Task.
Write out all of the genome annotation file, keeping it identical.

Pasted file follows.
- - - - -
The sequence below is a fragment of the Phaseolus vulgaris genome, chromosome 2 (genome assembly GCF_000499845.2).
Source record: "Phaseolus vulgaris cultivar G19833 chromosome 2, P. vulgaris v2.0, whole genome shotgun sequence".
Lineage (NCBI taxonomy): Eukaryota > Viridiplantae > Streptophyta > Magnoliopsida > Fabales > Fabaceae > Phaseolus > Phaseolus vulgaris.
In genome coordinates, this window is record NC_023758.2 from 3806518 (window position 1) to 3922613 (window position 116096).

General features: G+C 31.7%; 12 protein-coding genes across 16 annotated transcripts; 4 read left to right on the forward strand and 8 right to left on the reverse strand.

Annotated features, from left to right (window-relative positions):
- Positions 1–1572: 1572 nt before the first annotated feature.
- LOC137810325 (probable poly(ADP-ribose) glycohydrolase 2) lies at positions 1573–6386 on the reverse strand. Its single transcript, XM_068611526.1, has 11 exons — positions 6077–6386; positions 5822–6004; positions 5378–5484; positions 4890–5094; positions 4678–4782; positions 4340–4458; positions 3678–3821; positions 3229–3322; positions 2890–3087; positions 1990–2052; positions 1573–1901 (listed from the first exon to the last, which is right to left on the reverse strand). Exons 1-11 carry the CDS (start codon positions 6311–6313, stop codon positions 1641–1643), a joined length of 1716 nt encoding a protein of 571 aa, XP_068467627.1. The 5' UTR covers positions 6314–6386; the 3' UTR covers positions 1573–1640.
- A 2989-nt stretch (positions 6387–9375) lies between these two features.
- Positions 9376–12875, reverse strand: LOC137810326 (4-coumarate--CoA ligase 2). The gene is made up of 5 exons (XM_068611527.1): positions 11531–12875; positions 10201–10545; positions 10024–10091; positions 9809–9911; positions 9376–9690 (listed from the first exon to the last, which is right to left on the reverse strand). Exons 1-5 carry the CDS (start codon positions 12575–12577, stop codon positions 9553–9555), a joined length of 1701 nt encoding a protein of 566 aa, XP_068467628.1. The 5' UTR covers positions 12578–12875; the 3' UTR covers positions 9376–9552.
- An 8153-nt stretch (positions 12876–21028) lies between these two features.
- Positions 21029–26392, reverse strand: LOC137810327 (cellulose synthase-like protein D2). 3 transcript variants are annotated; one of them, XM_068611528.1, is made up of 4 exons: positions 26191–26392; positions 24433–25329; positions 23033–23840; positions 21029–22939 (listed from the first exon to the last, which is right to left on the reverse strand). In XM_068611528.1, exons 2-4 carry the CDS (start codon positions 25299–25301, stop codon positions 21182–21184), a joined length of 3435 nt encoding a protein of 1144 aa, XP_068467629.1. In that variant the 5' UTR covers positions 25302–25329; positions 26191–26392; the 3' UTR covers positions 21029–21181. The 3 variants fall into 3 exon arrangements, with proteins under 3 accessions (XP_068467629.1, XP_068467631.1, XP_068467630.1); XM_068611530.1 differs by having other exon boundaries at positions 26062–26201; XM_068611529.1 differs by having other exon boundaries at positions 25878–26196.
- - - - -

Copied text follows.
The sequence below is a fragment of the Phaseolus vulgaris genome, chromosome 2 (genome assembly GCF_000499845.2).
Source record: "Phaseolus vulgaris cultivar G19833 chromosome 2, P. vulgaris v2.0, whole genome shotgun sequence".
Lineage (NCBI taxonomy): Eukaryota > Viridiplantae > Streptophyta > Magnoliopsida > Fabales > Fabaceae > Phaseolus > Phaseolus vulgaris.
In genome coordinates, this window is record NC_023758.2 from 3806518 (window position 1) to 3922613 (window position 116096).

General features: G+C 31.7%; 12 protein-coding genes across 16 annotated transcripts; 4 read left to right on the forward strand and 8 right to left on the reverse strand.

Annotated features, from left to right (window-relative positions):
- Positions 1–1572: 1572 nt before the first annotated feature.
- LOC137810325 (probable poly(ADP-ribose) glycohydrolase 2) lies at positions 1573–6386 on the reverse strand. Its single transcript, XM_068611526.1, has 11 exons — positions 6077–6386; positions 5822–6004; positions 5378–5484; positions 4890–5094; positions 4678–4782; positions 4340–4458; positions 3678–3821; positions 3229–3322; positions 2890–3087; positions 1990–2052; positions 1573–1901 (listed from the first exon to the last, which is right to left on the reverse strand). Exons 1-11 carry the CDS (start codon positions 6311–6313, stop codon positions 1641–1643), a joined length of 1716 nt encoding a protein of 571 aa, XP_068467627.1. The 5' UTR covers positions 6314–6386; the 3' UTR covers positions 1573–1640.
- A 2989-nt stretch (positions 6387–9375) lies between these two features.
- Positions 9376–12875, reverse strand: LOC137810326 (4-coumarate--CoA ligase 2). The gene is made up of 5 exons (XM_068611527.1): positions 11531–12875; positions 10201–10545; positions 10024–10091; positions 9809–9911; positions 9376–9690 (listed from the first exon to the last, which is right to left on the reverse strand). Exons 1-5 carry the CDS (start codon positions 12575–12577, stop codon positions 9553–9555), a joined length of 1701 nt encoding a protein of 566 aa, XP_068467628.1. The 5' UTR covers positions 12578–12875; the 3' UTR covers positions 9376–9552.
- An 8153-nt stretch (positions 12876–21028) lies between these two features.
- Positions 21029–26392, reverse strand: LOC137810327 (cellulose synthase-like protein D2). 3 transcript variants are annotated; one of them, XM_068611528.1, is made up of 4 exons: positions 26191–26392; positions 24433–25329; positions 23033–23840; positions 21029–22939 (listed from the first exon to the last, which is right to left on the reverse strand). In XM_068611528.1, exons 2-4 carry the CDS (start codon positions 25299–25301, stop codon positions 21182–21184), a joined length of 3435 nt encoding a protein of 1144 aa, XP_068467629.1. In that variant the 5' UTR covers positions 25302–25329; positions 26191–26392; the 3' UTR covers positions 21029–21181. The 3 variants fall into 3 exon arrangements, with proteins under 3 accessions (XP_068467629.1, XP_068467631.1, XP_068467630.1); XM_068611530.1 differs by having other exon boundaries at positions 26062–26201; XM_068611529.1 differs by having other exon boundaries at positions 25878–26196.